This made his childhood a bit rough at times, but Foye overcame the odds and became a star basketball player in high school, college (at Villanova), and now the NBA, where just last week he was traded to the Oklahoma City Thunder after stints with the Timberwolves, Wizards, Clippers, Jazz, and Nuggets.
11 Evan Turner
There’s no single physical disability that Evan Turner overcame in his childhood; he was just, in his own words, a sickly child. Weighing 10 pounds at birth, Turner was diagnosed with chickenpox, pneumonia, severe asthma, and measles before his first birthday. His mom even waited until he was a year old to baptize him, fearing he wouldn’t make it through the first months, or even weeks, of his life. In addition, the young Turner needed surgery to remove his tonsils and adenoids at an early age, had an enormous overbite, and was hit by a car when he was only three. Shockingly to those who knew him, Turner eventually overcame all his childhood issues and became a basketball phenom, eventually getting drafted second overall in the 2010 NBA Draft. Turner currently plays for the Boston Celtics, and owns a 10.8 PPG career average.
10 Mahmoud Abdul-Rauf
In addition to growing up in poverty and often malnourished, Mahmoud Abdul-Rauf (born Chris Johnson) also suffered from a moderate form of Tourette syndrome, which went undiagnosed until he was 17, although he was placed in special education classes and had to repeat the fourth grade earlier in life, Abdul-Rauf emerged as a basketball prodigy in high school, averaging a whopping 29.9 points and 5.7 assists per game. He carried his success to LSU, where he constantly set scoring records, and was drafted third overall in the 1990 NBA Draft by the Denver Nuggets. Miraculously able to put his condition aside on the court, Abdul-Rauf ended up playing for eight seasons in the NBA (followed by over a decade abroad), with his career highlight being a 51-point game against the Utah Jazz on December 8, 1995.
9 Brandon Roy
When Brandon Roy was a teenager, he was one of the best basketball players in the entire state. Although universities came knocking, Roy suffered from a learning disability that hindered his reading comprehension and threatened to relegate him to junior college and derail his basketball plans. After failing the SATs three times (with an ample amount of tutoring beforehand), Roy finally passed on his fourth and final opportunity of the year, attended Washington, and went on to be picked sixth overall in the 2006 NBA Draft by the Portland Trailblazers. Although Roy was named Rookie of the Year in 2007 and had an All-Star selection in each of the three following years, a degenerative knee condition ultimately ended Roy’s NBA career in 2013.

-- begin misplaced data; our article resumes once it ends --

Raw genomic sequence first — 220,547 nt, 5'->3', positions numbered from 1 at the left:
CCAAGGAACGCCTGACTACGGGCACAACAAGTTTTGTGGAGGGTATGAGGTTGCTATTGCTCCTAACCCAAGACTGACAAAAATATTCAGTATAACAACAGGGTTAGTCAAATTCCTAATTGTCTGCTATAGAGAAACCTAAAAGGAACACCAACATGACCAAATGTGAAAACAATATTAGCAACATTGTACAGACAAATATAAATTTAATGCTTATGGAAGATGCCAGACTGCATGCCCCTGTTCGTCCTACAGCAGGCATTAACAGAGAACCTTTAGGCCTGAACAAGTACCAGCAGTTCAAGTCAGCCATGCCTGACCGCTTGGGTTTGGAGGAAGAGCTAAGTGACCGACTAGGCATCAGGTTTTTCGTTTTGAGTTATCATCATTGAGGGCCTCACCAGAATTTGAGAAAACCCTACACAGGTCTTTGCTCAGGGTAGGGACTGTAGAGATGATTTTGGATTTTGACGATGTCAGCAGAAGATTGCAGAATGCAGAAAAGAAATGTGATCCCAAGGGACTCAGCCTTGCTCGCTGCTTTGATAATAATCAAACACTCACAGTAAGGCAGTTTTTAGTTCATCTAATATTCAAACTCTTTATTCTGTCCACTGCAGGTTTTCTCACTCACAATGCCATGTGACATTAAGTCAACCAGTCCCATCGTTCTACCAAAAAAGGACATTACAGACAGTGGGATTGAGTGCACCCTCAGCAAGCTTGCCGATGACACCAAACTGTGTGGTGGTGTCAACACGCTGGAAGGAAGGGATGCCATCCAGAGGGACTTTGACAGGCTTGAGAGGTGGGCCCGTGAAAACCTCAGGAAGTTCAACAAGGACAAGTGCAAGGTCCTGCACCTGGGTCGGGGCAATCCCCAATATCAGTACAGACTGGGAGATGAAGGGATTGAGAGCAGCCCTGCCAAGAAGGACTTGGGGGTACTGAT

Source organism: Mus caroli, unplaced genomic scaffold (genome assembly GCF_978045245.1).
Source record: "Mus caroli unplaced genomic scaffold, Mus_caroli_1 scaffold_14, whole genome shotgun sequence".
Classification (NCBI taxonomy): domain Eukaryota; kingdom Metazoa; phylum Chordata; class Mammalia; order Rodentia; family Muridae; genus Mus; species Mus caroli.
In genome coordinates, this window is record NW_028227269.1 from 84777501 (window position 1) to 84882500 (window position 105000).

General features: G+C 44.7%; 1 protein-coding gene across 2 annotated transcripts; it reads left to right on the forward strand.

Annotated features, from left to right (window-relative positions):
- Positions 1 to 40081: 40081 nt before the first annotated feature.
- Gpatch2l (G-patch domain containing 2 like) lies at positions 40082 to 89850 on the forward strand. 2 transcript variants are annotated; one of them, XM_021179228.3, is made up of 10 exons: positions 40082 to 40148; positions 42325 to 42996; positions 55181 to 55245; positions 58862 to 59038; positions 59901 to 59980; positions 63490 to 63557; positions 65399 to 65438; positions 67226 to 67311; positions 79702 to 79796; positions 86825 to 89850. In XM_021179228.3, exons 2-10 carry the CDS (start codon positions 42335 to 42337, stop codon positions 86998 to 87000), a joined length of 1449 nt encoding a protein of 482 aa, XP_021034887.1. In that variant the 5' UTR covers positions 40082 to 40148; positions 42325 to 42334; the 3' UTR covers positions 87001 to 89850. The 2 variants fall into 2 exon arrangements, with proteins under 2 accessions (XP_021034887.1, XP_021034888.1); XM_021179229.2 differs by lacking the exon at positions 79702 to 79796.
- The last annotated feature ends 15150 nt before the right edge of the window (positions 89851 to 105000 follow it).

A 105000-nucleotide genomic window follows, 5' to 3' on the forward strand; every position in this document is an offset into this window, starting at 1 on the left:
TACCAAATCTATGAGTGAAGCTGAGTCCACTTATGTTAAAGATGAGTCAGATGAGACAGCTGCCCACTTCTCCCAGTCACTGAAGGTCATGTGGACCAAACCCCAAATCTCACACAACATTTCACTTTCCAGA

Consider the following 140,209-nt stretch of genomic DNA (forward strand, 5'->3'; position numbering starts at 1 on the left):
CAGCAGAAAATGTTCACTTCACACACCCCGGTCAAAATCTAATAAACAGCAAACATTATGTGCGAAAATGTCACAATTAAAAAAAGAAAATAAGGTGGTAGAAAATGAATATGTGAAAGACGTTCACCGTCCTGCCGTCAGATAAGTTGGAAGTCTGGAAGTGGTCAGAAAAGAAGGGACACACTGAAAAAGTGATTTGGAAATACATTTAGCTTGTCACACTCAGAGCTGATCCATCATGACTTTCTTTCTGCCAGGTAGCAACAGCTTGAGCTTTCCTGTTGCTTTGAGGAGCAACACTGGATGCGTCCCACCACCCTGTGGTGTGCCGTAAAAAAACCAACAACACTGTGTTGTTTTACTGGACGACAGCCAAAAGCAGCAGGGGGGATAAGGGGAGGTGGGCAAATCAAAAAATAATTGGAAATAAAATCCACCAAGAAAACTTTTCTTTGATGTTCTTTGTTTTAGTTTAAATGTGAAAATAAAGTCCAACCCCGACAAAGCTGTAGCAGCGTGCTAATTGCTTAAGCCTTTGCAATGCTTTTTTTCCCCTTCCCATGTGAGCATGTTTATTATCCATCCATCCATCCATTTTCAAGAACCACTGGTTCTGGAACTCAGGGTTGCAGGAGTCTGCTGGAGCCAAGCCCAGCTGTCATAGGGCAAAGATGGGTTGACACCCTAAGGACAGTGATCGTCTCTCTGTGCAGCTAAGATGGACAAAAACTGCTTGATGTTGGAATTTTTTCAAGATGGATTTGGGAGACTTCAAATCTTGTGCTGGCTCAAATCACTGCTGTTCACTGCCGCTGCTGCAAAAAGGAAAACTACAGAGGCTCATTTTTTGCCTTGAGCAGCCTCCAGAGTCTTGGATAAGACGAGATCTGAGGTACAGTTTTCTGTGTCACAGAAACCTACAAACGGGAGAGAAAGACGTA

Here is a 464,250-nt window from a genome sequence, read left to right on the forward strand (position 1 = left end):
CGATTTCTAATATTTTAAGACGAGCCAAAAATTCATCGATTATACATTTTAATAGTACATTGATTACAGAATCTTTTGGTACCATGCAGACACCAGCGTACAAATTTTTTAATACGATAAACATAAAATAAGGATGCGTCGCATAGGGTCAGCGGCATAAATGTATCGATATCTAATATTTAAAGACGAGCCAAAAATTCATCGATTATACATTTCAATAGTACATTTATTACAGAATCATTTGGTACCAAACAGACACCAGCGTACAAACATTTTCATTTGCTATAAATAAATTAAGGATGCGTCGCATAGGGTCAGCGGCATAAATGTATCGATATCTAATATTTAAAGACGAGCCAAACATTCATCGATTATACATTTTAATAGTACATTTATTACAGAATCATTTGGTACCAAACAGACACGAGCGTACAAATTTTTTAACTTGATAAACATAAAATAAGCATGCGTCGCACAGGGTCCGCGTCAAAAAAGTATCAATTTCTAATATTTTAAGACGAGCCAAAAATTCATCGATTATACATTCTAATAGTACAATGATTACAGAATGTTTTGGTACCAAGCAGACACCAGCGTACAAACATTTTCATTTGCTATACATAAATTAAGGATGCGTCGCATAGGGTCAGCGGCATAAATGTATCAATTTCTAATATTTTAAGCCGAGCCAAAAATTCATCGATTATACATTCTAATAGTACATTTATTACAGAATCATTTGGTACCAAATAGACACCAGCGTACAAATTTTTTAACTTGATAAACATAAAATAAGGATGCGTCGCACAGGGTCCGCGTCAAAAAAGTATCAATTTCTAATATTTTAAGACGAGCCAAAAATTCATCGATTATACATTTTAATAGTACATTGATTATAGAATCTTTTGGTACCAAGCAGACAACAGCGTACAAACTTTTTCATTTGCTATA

8 Gerald Green
Gerald Green began his NBA career after getting drafted 18th overall in the 2005 NBA Draft, and has since played with the Celtics, Timberwolves, Rockets, Mavericks, Nets, Pacers, Suns, and Heat (his current team) in addition to a couple of years abroad. Despite having 15 seasons of experience and exposure, some fans might still be shocked to find out the shooting guard/small forward has done it all with only nine fingers. When he was in sixth grade, Green got a ring he was wearing caught on a makeshift basketball hoop while dunking, and it tore his finger off.
While some people might be wondering how a player with a missing digit could still post a 10.8 PPG average over 15 years, we’re more curious why a 12-year-old was wearing a ring in the first place.
7 Chris Wilcox
By the time Chris Wilcox’s heart condition required season-ending aorta surgery, he had already played in the NBA for 10 years as a member of the Seattle SuperSonics/Oklahoma City Thunder, New York Knicks, Detroit Pistons, and Boston Celtics. Boston waived the power forward/center in 2012 after learning they would lose him, but welcomed him back with open arms after a successful procedure and a triumphant return to the NBA...only four months later! Although Wilcox posted one of the lowest PPG averages of his career in 2012-13, he rewarded the team with a career-best .719 field goal percentage through 61 games.
6 Delonte West